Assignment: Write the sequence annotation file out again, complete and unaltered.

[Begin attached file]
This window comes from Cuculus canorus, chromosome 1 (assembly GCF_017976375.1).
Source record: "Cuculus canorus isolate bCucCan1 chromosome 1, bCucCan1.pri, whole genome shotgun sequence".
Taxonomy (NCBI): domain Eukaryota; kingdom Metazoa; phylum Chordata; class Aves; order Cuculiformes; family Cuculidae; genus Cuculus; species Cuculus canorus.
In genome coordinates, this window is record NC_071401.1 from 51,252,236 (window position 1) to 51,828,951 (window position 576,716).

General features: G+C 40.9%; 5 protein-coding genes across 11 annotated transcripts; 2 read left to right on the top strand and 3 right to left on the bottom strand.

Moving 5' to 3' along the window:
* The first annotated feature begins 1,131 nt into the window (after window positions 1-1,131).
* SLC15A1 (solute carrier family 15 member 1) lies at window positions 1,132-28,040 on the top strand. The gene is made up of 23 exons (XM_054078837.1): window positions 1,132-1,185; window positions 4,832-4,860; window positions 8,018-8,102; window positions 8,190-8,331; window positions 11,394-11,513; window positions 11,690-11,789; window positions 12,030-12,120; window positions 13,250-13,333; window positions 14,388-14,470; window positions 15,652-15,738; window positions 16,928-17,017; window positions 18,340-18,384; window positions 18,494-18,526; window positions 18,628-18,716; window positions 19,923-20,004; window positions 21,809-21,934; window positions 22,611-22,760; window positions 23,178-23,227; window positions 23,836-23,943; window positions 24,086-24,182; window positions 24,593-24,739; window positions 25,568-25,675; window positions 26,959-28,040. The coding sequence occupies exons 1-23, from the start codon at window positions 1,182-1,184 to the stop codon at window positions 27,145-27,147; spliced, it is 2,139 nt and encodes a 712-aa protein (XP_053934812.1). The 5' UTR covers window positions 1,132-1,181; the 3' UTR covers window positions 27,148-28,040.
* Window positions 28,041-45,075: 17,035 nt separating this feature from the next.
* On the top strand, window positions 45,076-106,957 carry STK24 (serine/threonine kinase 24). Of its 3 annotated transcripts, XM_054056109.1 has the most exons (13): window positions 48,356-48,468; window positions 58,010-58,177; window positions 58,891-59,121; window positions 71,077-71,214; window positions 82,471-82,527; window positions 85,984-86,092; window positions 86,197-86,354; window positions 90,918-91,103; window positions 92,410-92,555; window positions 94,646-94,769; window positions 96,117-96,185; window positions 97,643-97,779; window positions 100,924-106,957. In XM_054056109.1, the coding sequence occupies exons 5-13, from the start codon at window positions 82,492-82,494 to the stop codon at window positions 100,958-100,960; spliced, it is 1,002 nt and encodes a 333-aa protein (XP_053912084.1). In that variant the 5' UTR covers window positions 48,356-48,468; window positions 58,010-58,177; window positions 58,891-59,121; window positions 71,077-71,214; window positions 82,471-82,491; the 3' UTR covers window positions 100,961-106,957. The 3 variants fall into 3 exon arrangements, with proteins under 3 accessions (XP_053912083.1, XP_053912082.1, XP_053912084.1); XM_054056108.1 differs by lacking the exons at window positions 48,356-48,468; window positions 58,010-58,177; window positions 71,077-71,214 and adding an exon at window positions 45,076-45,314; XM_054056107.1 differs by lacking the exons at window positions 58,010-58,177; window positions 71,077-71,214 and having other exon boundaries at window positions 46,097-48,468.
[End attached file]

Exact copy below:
This window comes from Cuculus canorus, chromosome 1 (assembly GCF_017976375.1).
Source record: "Cuculus canorus isolate bCucCan1 chromosome 1, bCucCan1.pri, whole genome shotgun sequence".
Taxonomy (NCBI): domain Eukaryota; kingdom Metazoa; phylum Chordata; class Aves; order Cuculiformes; family Cuculidae; genus Cuculus; species Cuculus canorus.
In genome coordinates, this window is record NC_071401.1 from 51,252,236 (window position 1) to 51,828,951 (window position 576,716).

General features: G+C 40.9%; 5 protein-coding genes across 11 annotated transcripts; 2 read left to right on the top strand and 3 right to left on the bottom strand.

Moving 5' to 3' along the window:
* The first annotated feature begins 1,131 nt into the window (after window positions 1-1,131).
* SLC15A1 (solute carrier family 15 member 1) lies at window positions 1,132-28,040 on the top strand. The gene is made up of 23 exons (XM_054078837.1): window positions 1,132-1,185; window positions 4,832-4,860; window positions 8,018-8,102; window positions 8,190-8,331; window positions 11,394-11,513; window positions 11,690-11,789; window positions 12,030-12,120; window positions 13,250-13,333; window positions 14,388-14,470; window positions 15,652-15,738; window positions 16,928-17,017; window positions 18,340-18,384; window positions 18,494-18,526; window positions 18,628-18,716; window positions 19,923-20,004; window positions 21,809-21,934; window positions 22,611-22,760; window positions 23,178-23,227; window positions 23,836-23,943; window positions 24,086-24,182; window positions 24,593-24,739; window positions 25,568-25,675; window positions 26,959-28,040. The coding sequence occupies exons 1-23, from the start codon at window positions 1,182-1,184 to the stop codon at window positions 27,145-27,147; spliced, it is 2,139 nt and encodes a 712-aa protein (XP_053934812.1). The 5' UTR covers window positions 1,132-1,181; the 3' UTR covers window positions 27,148-28,040.
* Window positions 28,041-45,075: 17,035 nt separating this feature from the next.
* On the top strand, window positions 45,076-106,957 carry STK24 (serine/threonine kinase 24). Of its 3 annotated transcripts, XM_054056109.1 has the most exons (13): window positions 48,356-48,468; window positions 58,010-58,177; window positions 58,891-59,121; window positions 71,077-71,214; window positions 82,471-82,527; window positions 85,984-86,092; window positions 86,197-86,354; window positions 90,918-91,103; window positions 92,410-92,555; window positions 94,646-94,769; window positions 96,117-96,185; window positions 97,643-97,779; window positions 100,924-106,957. In XM_054056109.1, the coding sequence occupies exons 5-13, from the start codon at window positions 82,492-82,494 to the stop codon at window positions 100,958-100,960; spliced, it is 1,002 nt and encodes a 333-aa protein (XP_053912084.1). In that variant the 5' UTR covers window positions 48,356-48,468; window positions 58,010-58,177; window positions 58,891-59,121; window positions 71,077-71,214; window positions 82,471-82,491; the 3' UTR covers window positions 100,961-106,957. The 3 variants fall into 3 exon arrangements, with proteins under 3 accessions (XP_053912083.1, XP_053912082.1, XP_053912084.1); XM_054056108.1 differs by lacking the exons at window positions 48,356-48,468; window positions 58,010-58,177; window positions 71,077-71,214 and adding an exon at window positions 45,076-45,314; XM_054056107.1 differs by lacking the exons at window positions 58,010-58,177; window positions 71,077-71,214 and having other exon boundaries at window positions 46,097-48,468.